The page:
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Don’t forget that we would love to see your own creations if you have a go at making ancient inscription cookies or anything else like this! You can share them with us on Twitter (we are @crewsproject and use the hashtag #ancientbaking) or you can email us at crews@classics.cam.ac.uk. You could even look for inspiration on ancient writing systems you could use on some previous CREWS blog posts, e.g. this Ugaritic Cuneiform one, this Greek Alphabet one or this Linear B one. We look forward to hearing from you!

 

~ Pippa Steele (Principal Investigator of the CREWS project)

 

Edit: I couldn’t resist adding these pictures of cupcakes inspired by black figure pottery, made for an open morning at the Classics Department of Bolton School Girls Division, shared with us on Twitter today. I love the colours – channelling Exekias right there!

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Just can’t get enough of edible ancient inscriptions?

Team Cuneiform (@cooleiform) tweeted us yesterday with a picture of their cuneiform cookies in the latest episode of ancient baking. And delicious they look too!

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I’ll also take this opportunity to mention our colleague Anna Judson, a fellow researcher in Cambridge who is an expert in making cakes of ancient inscriptions (in this case I can testify to their deliciousness, having been on the receiving end many times!).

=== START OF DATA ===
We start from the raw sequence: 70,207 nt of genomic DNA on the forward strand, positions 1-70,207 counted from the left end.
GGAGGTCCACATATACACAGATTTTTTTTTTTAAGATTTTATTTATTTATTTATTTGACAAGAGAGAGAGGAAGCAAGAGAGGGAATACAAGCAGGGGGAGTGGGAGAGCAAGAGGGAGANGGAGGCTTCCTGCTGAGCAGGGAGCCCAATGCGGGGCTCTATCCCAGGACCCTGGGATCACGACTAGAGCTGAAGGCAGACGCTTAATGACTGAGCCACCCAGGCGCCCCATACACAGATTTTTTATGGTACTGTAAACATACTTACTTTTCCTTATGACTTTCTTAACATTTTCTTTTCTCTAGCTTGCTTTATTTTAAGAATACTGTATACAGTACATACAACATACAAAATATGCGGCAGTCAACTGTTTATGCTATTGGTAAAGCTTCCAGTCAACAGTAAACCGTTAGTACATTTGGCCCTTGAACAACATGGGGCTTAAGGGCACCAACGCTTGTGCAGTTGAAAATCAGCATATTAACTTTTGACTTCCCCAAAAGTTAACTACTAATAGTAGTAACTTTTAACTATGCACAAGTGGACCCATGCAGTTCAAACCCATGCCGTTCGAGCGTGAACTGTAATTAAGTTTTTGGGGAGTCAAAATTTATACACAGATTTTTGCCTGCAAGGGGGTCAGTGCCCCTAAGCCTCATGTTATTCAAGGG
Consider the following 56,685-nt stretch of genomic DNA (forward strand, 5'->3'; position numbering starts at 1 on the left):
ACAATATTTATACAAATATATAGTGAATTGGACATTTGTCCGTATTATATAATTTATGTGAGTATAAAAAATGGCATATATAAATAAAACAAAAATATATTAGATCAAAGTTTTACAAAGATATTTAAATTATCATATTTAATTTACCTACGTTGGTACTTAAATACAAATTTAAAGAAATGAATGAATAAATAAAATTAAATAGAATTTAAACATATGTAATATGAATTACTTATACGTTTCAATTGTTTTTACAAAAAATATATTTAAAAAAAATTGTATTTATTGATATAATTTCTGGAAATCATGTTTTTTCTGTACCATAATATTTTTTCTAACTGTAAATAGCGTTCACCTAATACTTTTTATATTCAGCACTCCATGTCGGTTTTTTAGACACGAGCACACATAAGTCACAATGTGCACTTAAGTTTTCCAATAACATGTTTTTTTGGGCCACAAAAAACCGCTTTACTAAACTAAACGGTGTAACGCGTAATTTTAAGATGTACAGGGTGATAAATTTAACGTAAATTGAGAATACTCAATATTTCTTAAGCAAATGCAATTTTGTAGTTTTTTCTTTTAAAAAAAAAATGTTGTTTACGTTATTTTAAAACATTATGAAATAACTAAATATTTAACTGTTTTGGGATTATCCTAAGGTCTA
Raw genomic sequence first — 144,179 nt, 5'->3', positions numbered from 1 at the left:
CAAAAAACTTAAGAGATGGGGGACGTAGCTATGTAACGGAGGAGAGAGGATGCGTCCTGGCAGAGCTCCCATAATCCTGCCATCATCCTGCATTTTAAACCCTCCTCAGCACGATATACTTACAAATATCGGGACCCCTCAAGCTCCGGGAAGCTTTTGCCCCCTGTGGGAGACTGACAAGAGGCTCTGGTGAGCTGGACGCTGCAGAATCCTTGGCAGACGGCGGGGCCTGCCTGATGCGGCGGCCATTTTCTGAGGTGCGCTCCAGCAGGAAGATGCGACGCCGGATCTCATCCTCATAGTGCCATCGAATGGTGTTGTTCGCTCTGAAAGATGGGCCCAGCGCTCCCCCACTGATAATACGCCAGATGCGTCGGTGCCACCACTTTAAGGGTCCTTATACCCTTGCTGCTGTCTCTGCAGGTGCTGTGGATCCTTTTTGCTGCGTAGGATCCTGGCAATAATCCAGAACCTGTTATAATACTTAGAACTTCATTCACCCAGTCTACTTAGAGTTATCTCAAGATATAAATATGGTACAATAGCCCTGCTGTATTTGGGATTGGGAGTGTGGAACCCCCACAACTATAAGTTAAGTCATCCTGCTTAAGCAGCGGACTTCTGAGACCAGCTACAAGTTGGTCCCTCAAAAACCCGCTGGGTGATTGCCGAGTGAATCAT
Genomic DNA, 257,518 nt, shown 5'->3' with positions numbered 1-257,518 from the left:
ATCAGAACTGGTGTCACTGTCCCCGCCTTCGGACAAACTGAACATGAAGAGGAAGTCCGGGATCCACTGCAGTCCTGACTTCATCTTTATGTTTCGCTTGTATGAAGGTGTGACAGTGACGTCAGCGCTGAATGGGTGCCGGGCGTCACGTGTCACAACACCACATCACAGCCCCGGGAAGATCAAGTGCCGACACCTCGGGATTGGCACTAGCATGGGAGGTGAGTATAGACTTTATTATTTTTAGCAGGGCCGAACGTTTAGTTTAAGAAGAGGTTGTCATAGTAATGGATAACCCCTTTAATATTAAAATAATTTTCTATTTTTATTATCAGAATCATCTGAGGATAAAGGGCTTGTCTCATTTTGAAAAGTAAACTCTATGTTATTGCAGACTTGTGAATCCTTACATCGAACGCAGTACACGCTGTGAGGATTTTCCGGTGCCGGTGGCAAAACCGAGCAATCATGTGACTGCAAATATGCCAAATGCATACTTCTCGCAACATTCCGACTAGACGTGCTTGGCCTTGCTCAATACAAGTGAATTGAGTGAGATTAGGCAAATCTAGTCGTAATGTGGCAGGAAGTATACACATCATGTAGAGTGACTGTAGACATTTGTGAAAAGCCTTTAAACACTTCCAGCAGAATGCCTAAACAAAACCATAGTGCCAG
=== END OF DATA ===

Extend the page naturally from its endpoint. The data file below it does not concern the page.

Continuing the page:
Here’s one example, a very early Cypro-Minoan inscription in a gorgeously lemony edible manifestation, made for a conference I organised in 2015 (see more on Anna’s blog HERE):

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And another, a Lycian inscription turned into chocolate traybake heaven, made for some Lycian language classes I ran last year (see more on Anna’s blog HERE):

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Don’t forget to share your own creations with us. They don’t have to be as elaborate as Anna’s cakes! Cookies and cupcakes are good places to start – and if you need any inspiration, you can look back over the CREWS blog or get in touch. Email us at crews@classics.cam.ac.uk or find us on Twitter (@crewsproject), where you may also want to use the hashtag #ancientbaking. We’d love to see what you make!